Paul Cuffe was born on Cuttyhunk Island, Massachusetts, in 1759. His mother was a Native American woman named Ruth Moses, and his father was Kofi Slocum, a formerly enslaved man from the Ashanti Empire, located in modern-day Ghana. They had 10 children including Paul.
His childhood was spent on the island where his family was employed managing the properties of the Slocum family, which lived across Buzzards Bay in Dartmouth. Though freed before Paul's birth, Paul’s father had been given the last name “Slocum” by these enslavers. Paul refused to take their name, choosing an anglified version of his father’s name for his surname instead.
When Paul was seven years old, his family moved from Cuttyhunk to their own farm in Dartmouth. Five years later Kofi died, leaving the farm to Paul and his brother John.
In 1770, just miles up the road from Paul’s family farm, the murder of a Black sailor, Crispus Attucks, and subsequent deaths of several other civilians at the hands of British soldiers ignited the sparks that would soon blaze into the Revolutionary War. John Adams considered this event, later called the Boston Massacre, the day the “foundation of American independence was laid.”
Against the backdrop of increasing violence between the British soldiers and civilians, Paul went to sea for the first time aboard a whaling ship at just 14 years old. He would join several of these endeavors over the next years. During a 1776 voyage, he was captured and held prisoner by the British Navy, solidifying his commitment to the Revolution. After three months in jail, he was freed and devoted himself to running British blockades and delivering supplies to the inhabitants of the islands he grew up around. These secret crossings were treacherous, happening under the cover of night and at the mercy of pirates, but they allowed Paul to build lifelong relationships and partnerships with the Quakers of Nantucket.
Amidst the war Paul, his brother John and four other Black men petitioned the Massachusetts Legislature for the right to vote in 1780. The petition was initially denied, but when the new state constitution was drawn up three years later, it included their proposal. All male landowners had the right to vote, regardless of skin color.
The same year as the new constitution was written, Paul married Alice Abel Pequit, the daughter of a prominent Wampanoag family from Martha’s Vineyard, and also teamed up with his brother-in-law to found a shipping company. They acquired waterfront property and built several ships, each bigger than the last. The trade routes—initially just located in southern New England—stretched with each new ship, and soon Paul Cuffe was doing business all along the East Coast and what would become Canada, plus adding a whaling route in the Atlantic. He and his family members became captains and masters of these ships.
Paul’s wealth allowed him to support local philanthropic causes like a smallpox hospital and an integrated school. His efforts and status caught the attention of abolitionists and Quakers who hoped he’d be an ally in their efforts to help people trafficked in the slave trade return to Africa. Sierra Leone, a British territory established to send Black refugees who’d escaped slavery during the Revolutionary War, was the main destination, although it was rife with illness and conflict.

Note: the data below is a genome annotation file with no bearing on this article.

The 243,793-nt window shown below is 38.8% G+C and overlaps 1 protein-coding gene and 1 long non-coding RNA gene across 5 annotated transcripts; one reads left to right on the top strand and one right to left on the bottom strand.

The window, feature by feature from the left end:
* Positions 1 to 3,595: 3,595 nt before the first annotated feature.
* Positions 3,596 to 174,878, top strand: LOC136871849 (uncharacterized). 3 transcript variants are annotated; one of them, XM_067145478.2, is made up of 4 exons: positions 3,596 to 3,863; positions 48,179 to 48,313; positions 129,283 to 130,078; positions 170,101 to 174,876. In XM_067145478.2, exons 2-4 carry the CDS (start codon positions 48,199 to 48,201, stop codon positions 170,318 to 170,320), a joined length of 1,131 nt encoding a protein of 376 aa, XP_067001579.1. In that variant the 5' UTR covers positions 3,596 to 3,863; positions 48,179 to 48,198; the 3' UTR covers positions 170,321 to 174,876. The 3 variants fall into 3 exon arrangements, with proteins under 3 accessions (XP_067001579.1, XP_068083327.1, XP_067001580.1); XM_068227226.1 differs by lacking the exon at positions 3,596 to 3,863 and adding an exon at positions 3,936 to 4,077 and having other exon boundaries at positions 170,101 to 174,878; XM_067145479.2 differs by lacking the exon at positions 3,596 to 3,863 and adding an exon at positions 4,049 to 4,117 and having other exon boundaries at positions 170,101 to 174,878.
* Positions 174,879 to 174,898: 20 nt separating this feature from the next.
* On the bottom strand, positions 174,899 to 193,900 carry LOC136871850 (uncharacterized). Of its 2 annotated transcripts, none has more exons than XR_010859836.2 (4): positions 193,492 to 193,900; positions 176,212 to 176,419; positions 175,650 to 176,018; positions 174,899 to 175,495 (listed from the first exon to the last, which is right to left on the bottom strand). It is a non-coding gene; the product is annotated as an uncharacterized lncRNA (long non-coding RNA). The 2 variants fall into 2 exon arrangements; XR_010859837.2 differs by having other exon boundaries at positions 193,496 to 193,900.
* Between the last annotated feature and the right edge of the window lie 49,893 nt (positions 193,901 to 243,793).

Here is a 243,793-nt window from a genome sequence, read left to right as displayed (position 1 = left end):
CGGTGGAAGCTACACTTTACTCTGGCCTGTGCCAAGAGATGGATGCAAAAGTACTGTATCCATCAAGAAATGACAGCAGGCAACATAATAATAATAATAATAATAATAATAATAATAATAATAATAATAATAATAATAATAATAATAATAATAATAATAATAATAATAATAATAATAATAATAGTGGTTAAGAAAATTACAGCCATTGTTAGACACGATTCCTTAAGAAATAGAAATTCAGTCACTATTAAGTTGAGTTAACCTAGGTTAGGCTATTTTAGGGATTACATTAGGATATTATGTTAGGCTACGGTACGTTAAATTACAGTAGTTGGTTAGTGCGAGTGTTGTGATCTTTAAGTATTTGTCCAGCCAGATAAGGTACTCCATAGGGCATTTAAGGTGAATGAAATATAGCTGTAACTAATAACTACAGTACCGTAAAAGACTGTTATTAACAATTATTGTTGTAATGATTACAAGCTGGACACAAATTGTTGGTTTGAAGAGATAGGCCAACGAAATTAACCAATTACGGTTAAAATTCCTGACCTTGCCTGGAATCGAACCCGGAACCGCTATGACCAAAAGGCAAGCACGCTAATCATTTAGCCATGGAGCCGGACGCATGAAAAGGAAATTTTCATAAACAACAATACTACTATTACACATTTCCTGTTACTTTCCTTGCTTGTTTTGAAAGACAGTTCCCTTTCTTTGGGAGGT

At their request, Paul Cuffe took on the task of going to Sierra Leone to assess the situation and assist with improving conditions. He made several voyages between England, the United States and Africa and even provided transport for Black families looking to leave the United States.
Unfortunately, around this time the American Colonization Society was founded with a similar mission, but ulterior motives. The leaders of the Society were sponsored by white enslavers owners who hoped to remove free Black Americans from the country by sending them “back” to Africa. The legacy of Cuffe’s work was obscured by its resemblance to the ACS’s disingenuous and xenophobic practices, even though he refused to help them and rejected their message.
By the time of his death in 1817, Cuffe was a wealthy, widely respected man of the people. His political undertakings, philanthropic endeavors and business ownership impacted many in Massachusetts and beyond.
At the beginning of the 19th Century, 20 percent of American sailors were Black. In fact, going to sea was one of the most equitable professions for Black Americans during the United States’ first centuries. During Black History Month, we’re celebrating the history and legacy of Black sailors in America by featuring a notable figure in our e-newsletter every Friday of the month.
To check out other installments in this series, click here for whaling captain Absalom Boston. Click here for Civil War maritime hero William Tillman or click here for the entrepreneur and abolitionist James Forten.